I'm not sure what the issue here is. I assume that a probability distribution has no temporal dimension. Whether past, present and future are only artifacts of consciousness is another issue. I touch upon it in my paper, but do not pursue it because I define "process" without the causal spatiotemporal frame that is presumed in folk psychology. That is, I don't need to defend a deflationary theory of time and so remain agnostic about it.

>  B) Further, do I understand you right, that the future is an extrapolation of a reified past in
> a probabilistic way?

No, not an extrapolation or trajectory into the future. Reification comes up when we speak of human consciousness, but my point is instead based on physical action. The argument is too outrageous to summarize here, but basically I define actuality as the most probable accessible possibilities in a probability distribution, and it  constrains the distribution by grounding it, and the resulting probability distribution is simply what we think of as the future.

> C) What do you think about my idea, that there is always an element of creativity in the
> construction of both future and present Reification of the past, as I think, means that the
> past is not only a simple reconstrutction of deductions from material objects but also a
> creative actualization of it, always charged with values.

Here we're closer. One difference is that I see nature as "creative". I'm not being objectively idealist here. I argue that in naturalistic terms all processes are an actualization of real possibilities, and this probability distribution is the future, which does not reduce to actuality, to a so-called initial state or base level.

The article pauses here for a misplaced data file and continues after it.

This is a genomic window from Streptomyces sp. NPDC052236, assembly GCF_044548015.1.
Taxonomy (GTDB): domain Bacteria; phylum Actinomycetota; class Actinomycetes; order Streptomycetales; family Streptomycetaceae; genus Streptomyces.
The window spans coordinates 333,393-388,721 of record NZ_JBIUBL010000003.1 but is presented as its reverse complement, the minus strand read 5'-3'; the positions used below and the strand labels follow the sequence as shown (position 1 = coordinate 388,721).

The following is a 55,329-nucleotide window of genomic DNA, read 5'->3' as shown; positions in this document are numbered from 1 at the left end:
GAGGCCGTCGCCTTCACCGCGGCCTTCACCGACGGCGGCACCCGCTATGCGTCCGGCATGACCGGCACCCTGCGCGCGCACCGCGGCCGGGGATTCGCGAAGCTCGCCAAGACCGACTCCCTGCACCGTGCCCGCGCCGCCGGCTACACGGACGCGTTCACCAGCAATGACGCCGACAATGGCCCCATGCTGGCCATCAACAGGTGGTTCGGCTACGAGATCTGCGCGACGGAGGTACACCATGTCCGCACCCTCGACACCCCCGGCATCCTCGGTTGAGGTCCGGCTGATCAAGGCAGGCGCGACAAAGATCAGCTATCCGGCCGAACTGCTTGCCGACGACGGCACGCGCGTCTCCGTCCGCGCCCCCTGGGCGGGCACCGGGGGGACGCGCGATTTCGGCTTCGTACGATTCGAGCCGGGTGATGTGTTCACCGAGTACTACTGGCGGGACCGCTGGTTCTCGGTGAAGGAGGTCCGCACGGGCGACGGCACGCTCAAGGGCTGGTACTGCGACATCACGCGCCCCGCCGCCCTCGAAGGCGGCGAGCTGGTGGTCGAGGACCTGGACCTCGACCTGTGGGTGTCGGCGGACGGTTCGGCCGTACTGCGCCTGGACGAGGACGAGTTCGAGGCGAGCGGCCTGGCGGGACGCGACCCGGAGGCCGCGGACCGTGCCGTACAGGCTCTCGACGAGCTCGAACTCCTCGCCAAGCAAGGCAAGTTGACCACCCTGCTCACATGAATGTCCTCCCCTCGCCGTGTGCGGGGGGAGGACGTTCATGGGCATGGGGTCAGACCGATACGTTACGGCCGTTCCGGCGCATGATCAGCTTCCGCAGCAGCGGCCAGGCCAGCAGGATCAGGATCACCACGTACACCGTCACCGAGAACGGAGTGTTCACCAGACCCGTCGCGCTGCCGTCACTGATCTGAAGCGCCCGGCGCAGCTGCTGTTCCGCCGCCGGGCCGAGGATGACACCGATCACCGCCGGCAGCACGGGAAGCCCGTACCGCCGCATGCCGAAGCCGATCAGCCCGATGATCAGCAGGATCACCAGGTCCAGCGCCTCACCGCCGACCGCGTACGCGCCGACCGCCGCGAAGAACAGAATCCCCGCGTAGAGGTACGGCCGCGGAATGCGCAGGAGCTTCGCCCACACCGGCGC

A framework for discussion
> I'm not so familiar with Nagarjuna, who, as far as I know, belongs to the school fo Mahayana
> Buddhism close to Platonian ideas of time.

It seems to me this is entirely possible. In my paper I address this. I believe the basic issue is whether possibility is open or grounded. Different interpretations of the Buddhist or Daoist traditions disagree over this point. I was being generous to Nagarjuna. In either case, I don't see how it could be understood as implicitly Platonic, which is ontologically dualist if it reifies possibility.

Bergson also seems to be ambivalent. He surely does not deserve all the abuse heaped upon him by Anglo-Americans. I suspect the basic issue here is "force", which he takes for granted. In the natural sciences there's a growing sense that there is no such thing as "force" as a primitive. All Bergson does is to argue that nature can be strongly emergent. He offers an acceptable description, but in contemporary terms does not really explain. 

I'll be putting my paper on line shortly, perhaps both academia.edu and philpapers and my own website. It touches on all the issues you raise.

Haines